But we did learn a lot about making butter, spinning wool into yarn, sewing garments and dressing properly, grinding flour, wood-working tools powered by pedals and a flywheel, printing . . . oh, and the difference between rawhide and leather (one is translucent and may substitute for glass panes, when no float glass is available).
And we met some lovely, lovely people!
|We mimicked a typical 1860's school day with the ringing of the handbell, to call in the children. Boys and girls all lined up according to height, with boys entering the schoolhouse in the left-hand door, and girls entering at the right.|
|After the spelling and math sessions, there was a playtime break, enjoyed by all ages.|
|Abundant climbing trees and hitching rails for climbing in front of the school. Who needs a jungle gym?|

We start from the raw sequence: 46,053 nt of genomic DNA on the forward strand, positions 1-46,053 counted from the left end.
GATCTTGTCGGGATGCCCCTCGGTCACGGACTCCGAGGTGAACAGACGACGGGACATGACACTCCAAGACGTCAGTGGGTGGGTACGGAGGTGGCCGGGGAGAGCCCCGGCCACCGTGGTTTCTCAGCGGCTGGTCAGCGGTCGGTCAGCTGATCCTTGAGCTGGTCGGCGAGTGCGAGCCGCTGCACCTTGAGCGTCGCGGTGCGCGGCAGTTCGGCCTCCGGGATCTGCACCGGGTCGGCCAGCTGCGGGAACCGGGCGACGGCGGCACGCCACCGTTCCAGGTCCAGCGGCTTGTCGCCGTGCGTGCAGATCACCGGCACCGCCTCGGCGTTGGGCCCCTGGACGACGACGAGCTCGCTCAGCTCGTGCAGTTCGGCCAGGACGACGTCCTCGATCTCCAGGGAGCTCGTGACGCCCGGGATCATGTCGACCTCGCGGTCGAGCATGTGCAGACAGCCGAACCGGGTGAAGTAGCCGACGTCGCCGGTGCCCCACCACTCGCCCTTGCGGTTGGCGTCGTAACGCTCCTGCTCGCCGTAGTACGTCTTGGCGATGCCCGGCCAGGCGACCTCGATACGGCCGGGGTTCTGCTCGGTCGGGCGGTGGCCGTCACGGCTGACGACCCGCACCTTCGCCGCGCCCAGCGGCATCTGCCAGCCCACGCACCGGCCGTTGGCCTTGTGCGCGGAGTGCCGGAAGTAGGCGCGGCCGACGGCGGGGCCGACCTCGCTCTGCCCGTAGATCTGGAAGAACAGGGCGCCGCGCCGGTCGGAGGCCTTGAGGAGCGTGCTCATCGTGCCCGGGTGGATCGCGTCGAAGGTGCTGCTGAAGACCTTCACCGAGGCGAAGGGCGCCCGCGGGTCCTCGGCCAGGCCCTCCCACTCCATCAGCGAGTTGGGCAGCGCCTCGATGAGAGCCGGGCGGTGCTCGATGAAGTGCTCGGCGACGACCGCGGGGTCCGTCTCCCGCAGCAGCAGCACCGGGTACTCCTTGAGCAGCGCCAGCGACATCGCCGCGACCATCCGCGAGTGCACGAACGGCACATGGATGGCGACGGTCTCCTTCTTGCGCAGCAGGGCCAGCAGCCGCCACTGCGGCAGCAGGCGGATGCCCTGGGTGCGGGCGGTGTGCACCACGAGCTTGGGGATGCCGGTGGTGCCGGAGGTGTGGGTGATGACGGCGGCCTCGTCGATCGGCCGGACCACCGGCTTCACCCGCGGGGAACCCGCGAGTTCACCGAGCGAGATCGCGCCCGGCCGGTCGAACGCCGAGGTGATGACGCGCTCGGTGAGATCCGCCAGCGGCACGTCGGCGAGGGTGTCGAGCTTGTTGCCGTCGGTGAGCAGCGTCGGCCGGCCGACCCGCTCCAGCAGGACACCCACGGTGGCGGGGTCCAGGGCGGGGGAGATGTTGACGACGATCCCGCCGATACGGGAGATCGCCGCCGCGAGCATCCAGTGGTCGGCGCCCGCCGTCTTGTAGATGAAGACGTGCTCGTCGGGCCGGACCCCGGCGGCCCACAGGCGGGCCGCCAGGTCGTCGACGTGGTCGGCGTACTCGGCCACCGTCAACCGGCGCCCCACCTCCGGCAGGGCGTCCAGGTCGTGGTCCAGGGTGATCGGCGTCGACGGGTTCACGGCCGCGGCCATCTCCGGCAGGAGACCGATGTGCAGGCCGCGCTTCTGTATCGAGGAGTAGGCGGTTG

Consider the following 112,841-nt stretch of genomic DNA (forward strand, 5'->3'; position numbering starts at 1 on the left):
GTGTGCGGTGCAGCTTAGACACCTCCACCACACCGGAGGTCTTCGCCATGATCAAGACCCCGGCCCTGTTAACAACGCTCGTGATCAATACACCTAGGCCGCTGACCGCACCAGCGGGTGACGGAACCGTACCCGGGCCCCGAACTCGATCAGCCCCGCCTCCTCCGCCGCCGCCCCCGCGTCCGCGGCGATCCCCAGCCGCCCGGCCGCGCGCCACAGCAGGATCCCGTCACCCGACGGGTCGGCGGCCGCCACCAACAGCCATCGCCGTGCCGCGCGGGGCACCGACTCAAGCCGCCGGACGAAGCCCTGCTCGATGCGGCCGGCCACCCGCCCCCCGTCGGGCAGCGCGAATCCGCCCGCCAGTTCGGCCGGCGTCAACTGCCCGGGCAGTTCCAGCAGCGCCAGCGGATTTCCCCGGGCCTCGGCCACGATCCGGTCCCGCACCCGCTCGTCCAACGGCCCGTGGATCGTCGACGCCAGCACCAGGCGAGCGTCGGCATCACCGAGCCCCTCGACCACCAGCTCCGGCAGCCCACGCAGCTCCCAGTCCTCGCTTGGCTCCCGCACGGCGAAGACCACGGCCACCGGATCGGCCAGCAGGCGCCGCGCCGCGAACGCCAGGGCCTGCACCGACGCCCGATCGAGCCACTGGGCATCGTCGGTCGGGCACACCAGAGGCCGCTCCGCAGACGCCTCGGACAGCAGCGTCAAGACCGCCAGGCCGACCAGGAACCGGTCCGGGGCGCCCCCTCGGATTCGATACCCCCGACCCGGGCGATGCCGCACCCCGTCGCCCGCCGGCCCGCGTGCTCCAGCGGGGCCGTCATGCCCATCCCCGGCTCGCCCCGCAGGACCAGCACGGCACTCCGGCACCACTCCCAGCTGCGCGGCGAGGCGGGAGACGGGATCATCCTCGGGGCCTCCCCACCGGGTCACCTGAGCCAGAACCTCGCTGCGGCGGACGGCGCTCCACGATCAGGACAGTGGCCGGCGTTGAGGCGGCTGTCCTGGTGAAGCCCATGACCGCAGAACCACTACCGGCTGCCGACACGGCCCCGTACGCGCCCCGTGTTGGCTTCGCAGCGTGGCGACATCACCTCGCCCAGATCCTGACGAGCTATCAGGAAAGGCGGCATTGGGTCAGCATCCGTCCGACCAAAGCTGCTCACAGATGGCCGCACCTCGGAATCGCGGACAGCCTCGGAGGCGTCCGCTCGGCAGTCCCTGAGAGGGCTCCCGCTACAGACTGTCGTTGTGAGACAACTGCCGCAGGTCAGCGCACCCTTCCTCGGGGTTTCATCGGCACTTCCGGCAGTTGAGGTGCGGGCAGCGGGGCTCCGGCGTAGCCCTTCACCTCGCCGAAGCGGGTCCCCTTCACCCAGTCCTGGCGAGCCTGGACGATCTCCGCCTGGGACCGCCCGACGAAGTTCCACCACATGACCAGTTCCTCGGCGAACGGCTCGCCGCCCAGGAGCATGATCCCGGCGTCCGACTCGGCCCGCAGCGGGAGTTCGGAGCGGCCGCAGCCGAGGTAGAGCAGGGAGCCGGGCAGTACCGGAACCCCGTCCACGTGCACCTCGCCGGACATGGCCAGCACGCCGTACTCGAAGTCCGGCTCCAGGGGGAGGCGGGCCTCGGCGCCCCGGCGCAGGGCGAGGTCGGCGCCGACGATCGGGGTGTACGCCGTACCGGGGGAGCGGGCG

|After lessons, we all trooped off to learn about weaving - the kids got to try their hands using a loom over a hundred years old! Don't know about the rest of the parents, but I was jealous not to get a turn too! :-)|
|After weaving, we stood to learn about printing at the print shop, but tummies were getting empty and . . .|
|. . . some of us were getting a little weary of standing still and listening attentively to the historian. So we broke for lunch and got to know each other better.|
|Kerri, and little Joscelyn & Sebastian|